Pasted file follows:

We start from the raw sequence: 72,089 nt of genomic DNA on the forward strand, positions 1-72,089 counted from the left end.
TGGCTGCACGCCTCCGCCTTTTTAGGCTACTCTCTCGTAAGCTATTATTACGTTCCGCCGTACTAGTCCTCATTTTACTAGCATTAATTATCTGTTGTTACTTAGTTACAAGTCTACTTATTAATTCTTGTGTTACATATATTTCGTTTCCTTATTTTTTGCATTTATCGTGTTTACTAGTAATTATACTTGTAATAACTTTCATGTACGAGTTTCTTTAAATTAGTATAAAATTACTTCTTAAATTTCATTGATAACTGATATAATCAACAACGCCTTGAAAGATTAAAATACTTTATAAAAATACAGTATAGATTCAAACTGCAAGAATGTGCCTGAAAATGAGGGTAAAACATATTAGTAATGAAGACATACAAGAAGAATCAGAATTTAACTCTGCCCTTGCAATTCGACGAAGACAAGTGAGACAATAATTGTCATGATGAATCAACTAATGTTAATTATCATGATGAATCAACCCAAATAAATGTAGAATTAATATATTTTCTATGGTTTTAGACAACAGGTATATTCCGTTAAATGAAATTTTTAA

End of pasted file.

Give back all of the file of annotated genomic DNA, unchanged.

We start from the raw sequence: 72,089 nt of genomic DNA on the forward strand, positions 1-72,089 counted from the left end.
TGGCTGCACGCCTCCGCCTTTTTAGGCTACTCTCTCGTAAGCTATTATTACGTTCCGCCGTACTAGTCCTCATTTTACTAGCATTAATTATCTGTTGTTACTTAGTTACAAGTCTACTTATTAATTCTTGTGTTACATATATTTCGTTTCCTTATTTTTTGCATTTATCGTGTTTACTAGTAATTATACTTGTAATAACTTTCATGTACGAGTTTCTTTAAATTAGTATAAAATTACTTCTTAAATTTCATTGATAACTGATATAATCAACAACGCCTTGAAAGATTAAAATACTTTATAAAAATACAGTATAGATTCAAACTGCAAGAATGTGCCTGAAAATGAGGGTAAAACATATTAGTAATGAAGACATACAAGAAGAATCAGAATTTAACTCTGCCCTTGCAATTCGACGAAGACAAGTGAGACAATAATTGTCATGATGAATCAACTAATGTTAATTATCATGATGAATCAACCCAAATAAATGTAGAATTAATATATTTTCTATGGTTTTAGACAACAGGTATATTCCGTTAAATGAAATTTTTAA